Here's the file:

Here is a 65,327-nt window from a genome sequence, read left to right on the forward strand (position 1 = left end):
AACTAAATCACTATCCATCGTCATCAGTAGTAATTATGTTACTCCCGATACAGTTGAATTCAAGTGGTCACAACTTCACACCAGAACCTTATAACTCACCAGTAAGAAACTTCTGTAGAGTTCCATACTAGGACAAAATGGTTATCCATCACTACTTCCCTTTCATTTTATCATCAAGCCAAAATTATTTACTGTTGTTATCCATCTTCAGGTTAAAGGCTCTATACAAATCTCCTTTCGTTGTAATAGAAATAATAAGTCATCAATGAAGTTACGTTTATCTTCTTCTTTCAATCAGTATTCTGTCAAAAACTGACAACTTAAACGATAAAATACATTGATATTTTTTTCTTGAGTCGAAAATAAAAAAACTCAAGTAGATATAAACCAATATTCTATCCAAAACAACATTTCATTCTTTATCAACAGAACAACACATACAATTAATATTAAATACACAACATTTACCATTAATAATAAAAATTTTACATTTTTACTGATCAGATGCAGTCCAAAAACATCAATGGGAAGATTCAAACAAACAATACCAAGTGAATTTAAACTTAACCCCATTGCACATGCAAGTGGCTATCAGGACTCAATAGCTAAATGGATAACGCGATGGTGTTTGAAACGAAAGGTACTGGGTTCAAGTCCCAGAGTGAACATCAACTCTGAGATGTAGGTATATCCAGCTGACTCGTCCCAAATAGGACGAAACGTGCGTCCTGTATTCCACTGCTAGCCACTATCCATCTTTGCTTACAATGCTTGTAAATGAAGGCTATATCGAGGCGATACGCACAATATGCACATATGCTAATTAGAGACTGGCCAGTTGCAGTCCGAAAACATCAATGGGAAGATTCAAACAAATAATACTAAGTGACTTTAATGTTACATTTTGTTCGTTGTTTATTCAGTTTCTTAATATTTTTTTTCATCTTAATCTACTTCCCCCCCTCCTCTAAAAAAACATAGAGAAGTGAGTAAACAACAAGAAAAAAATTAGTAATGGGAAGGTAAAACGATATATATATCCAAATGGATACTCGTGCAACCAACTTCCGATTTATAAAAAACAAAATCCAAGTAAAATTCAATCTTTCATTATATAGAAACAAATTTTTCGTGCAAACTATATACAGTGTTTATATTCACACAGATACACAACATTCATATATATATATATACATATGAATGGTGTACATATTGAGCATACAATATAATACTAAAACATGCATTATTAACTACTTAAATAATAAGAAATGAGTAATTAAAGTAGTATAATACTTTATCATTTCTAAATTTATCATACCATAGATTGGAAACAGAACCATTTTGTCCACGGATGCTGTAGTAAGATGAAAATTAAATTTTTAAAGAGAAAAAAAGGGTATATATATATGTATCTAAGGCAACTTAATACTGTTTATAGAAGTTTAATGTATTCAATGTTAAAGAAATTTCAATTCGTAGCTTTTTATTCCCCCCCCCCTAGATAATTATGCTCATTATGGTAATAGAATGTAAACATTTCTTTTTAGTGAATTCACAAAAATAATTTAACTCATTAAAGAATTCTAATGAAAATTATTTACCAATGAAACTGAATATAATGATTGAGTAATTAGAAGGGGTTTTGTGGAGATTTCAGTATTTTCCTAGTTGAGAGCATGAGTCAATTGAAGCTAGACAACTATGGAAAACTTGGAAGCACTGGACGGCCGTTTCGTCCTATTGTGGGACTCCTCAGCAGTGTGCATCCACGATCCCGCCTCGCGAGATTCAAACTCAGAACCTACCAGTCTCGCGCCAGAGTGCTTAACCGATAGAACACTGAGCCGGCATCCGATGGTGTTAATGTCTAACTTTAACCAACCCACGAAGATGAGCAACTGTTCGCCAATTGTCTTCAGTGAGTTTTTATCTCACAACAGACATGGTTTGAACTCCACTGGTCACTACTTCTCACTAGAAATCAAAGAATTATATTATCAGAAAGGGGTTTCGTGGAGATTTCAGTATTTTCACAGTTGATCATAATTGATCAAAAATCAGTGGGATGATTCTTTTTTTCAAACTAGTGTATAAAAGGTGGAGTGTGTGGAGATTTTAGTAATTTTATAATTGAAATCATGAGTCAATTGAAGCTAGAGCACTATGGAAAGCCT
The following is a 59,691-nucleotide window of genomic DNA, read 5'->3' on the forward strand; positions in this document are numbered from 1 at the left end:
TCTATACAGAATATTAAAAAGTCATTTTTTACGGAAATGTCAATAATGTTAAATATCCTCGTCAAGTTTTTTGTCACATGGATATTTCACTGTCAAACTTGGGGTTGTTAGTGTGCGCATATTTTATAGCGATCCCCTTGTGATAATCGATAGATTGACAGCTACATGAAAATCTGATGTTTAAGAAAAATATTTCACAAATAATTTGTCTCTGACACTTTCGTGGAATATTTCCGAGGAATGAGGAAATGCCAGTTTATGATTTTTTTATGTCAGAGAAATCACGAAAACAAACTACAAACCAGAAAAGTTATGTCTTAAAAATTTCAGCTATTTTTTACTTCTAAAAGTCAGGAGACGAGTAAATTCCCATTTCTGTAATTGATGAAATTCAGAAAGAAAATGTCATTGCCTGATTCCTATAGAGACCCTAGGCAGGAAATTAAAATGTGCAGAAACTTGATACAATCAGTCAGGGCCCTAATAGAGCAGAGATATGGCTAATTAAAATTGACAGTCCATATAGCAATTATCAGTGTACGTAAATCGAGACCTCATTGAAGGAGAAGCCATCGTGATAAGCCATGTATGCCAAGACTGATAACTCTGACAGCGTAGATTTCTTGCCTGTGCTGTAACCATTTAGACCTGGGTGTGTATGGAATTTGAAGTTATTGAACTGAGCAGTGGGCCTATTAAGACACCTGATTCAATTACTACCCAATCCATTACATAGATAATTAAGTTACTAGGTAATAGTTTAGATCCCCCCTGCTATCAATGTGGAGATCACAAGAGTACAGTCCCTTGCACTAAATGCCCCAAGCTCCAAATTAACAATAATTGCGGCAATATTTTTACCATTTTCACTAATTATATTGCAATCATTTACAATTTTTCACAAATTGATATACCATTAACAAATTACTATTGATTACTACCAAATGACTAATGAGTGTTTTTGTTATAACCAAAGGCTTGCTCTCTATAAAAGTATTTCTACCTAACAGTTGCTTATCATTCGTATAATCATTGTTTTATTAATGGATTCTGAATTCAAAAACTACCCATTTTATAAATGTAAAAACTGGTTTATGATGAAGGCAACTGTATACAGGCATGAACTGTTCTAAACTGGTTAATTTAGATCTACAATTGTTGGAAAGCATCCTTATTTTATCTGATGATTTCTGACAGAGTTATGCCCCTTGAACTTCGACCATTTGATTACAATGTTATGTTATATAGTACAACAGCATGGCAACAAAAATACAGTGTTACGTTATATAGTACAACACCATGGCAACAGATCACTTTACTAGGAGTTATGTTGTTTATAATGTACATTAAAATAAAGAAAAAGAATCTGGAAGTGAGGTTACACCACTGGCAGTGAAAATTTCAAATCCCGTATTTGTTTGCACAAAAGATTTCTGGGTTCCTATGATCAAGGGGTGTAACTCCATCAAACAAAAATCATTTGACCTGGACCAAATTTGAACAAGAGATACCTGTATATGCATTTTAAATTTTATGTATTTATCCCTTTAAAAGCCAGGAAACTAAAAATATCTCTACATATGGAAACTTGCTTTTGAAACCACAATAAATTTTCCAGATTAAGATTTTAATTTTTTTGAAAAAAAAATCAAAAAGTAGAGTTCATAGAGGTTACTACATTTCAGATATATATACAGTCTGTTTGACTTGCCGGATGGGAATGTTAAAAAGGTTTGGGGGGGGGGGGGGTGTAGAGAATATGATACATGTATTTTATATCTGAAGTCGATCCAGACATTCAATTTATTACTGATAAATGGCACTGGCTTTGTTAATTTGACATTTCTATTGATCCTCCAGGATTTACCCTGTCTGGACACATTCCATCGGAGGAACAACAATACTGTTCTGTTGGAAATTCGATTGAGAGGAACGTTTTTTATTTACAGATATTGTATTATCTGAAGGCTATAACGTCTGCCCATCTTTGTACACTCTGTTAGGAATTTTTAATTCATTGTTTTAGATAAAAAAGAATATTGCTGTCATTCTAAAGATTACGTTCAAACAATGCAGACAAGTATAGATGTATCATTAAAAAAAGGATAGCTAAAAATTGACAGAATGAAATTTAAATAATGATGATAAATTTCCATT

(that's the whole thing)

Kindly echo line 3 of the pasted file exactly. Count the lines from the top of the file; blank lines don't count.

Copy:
The following is a 59,691-nucleotide window of genomic DNA, read 5'->3' on the forward strand; positions in this document are numbered from 1 at the left end: